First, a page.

Chemistry or the understanding of basic chemical concepts forms a vital part of many of today's access and foundation-level science courses in higher education. With the increase in numbers of students pursuing these courses in recent years, the need to acknowledge differing academic backgrounds has never been greater. Many may be entering via a vocational route and may not have A-level chemistry or its equivalent, or they may be mature students who need to refresh their chemistry to pursue an honours undergraduate course. Alternatively, the subject may simply have been 'difficult' or uninteresting in the past. Whatever the case, Access to Chemistry aims to fill the gap. Key features include: - Diagnostic tests to assess proficiency; - Worked examples throughout; - Hints for successful study; - Clear layout in colour. Success depends to a great extent on perseverance. There is no such thing as an 'instant understanding' of chemistry or any other subject or skill. How many falls does it take to learn to ride a bike, for example? Whilst this book will provide the necessary subject matter, the reader will ultimately be responsible for their own progress. Tutors will also find this book invaluable as a source of material for lectures and tutorials.(5) 2 The number of protons in the nucleus of its atoms, and the number of electrons in orbits around the nucleus. (2) 3 13 (1) 4 a) Your diagram should show 2 orbits (1 mark), with 2 electrons in the one nearest the nucleus (1 mark) and 4anbsp;...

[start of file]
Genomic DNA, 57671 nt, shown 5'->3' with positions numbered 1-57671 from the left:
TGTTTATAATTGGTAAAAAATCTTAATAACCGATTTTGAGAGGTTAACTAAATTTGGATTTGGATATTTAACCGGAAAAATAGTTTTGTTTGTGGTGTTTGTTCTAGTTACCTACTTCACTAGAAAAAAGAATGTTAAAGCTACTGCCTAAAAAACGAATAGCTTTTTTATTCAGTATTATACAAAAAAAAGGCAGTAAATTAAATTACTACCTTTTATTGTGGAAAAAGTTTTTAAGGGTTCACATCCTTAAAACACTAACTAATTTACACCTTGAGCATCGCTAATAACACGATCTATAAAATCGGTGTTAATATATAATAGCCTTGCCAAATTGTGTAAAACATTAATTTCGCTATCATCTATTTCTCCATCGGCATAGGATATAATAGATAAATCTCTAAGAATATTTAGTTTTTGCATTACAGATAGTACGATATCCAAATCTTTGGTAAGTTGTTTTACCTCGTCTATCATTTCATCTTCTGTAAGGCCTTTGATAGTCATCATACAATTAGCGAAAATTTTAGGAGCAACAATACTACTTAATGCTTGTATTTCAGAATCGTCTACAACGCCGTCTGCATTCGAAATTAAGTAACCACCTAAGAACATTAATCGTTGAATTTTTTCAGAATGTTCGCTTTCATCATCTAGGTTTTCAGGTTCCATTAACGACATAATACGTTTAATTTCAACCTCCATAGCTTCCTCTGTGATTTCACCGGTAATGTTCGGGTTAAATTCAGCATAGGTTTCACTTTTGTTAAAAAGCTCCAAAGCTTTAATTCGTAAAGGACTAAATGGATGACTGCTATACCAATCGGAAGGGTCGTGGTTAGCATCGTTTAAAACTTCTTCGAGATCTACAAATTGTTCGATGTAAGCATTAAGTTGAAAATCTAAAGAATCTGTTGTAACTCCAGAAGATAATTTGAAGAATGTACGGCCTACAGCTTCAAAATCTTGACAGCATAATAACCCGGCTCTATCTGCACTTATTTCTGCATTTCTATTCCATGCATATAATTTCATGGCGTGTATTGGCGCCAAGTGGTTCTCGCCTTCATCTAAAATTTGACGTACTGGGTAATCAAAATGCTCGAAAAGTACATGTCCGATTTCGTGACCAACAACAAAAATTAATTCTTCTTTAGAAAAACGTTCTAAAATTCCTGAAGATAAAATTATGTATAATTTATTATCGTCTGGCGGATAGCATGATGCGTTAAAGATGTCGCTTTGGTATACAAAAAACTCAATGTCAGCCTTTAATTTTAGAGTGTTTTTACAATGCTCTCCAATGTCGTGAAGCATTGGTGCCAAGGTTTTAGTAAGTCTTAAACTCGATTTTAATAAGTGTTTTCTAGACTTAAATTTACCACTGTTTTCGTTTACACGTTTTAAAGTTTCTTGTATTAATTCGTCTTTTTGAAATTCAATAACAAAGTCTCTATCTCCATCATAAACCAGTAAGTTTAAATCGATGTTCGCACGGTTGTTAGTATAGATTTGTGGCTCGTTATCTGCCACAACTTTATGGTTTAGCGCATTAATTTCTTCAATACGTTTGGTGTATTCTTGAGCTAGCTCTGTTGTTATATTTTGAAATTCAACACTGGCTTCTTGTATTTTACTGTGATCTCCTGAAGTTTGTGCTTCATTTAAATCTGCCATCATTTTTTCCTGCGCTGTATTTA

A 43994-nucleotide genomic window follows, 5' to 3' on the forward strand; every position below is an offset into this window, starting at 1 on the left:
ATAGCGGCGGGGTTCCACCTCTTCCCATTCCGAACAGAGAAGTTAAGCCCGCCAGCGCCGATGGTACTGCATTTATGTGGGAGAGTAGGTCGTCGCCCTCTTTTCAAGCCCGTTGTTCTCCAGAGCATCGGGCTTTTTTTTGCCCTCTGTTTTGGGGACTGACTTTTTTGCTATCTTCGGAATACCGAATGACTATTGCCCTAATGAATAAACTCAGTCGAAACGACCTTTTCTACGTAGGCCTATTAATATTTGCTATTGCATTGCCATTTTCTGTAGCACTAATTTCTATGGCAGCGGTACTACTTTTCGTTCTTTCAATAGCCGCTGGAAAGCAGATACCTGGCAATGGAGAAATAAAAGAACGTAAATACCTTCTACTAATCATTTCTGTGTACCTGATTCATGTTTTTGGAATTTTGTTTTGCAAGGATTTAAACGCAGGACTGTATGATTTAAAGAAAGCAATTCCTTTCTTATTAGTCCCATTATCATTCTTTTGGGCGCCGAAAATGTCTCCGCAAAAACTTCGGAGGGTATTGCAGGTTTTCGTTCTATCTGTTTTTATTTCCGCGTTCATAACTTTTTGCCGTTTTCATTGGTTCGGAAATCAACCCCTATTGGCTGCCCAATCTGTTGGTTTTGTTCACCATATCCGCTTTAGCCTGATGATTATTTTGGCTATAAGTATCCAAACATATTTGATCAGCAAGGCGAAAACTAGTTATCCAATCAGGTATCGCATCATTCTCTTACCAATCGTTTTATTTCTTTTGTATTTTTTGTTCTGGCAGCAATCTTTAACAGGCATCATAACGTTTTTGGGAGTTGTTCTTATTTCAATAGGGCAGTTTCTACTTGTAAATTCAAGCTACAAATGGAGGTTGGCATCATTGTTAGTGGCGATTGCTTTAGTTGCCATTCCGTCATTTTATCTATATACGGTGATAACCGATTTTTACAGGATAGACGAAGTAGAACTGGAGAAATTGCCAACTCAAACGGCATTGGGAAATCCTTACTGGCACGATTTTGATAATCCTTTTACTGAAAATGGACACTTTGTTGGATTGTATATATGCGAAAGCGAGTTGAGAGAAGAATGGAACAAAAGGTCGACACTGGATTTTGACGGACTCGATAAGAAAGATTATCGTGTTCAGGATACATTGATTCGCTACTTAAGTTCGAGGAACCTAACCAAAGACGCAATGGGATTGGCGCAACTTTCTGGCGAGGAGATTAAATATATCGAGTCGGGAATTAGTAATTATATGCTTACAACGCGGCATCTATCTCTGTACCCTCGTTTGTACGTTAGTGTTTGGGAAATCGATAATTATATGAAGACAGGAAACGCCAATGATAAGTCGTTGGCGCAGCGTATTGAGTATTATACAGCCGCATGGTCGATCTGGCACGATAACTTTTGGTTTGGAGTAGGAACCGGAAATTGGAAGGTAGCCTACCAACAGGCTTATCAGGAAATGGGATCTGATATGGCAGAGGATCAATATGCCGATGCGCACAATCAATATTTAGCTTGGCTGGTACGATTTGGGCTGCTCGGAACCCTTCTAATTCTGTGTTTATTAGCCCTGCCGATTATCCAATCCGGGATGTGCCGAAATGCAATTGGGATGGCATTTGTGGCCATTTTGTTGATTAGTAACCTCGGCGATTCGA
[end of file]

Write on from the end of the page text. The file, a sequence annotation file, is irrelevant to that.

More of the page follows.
|Title||:||Access to Chemistry|
|Author||:||A. V. Jones, Mike Clemmet, Avril Higton|
|Publisher||:||Royal Society of Chemistry - 1999-01-01|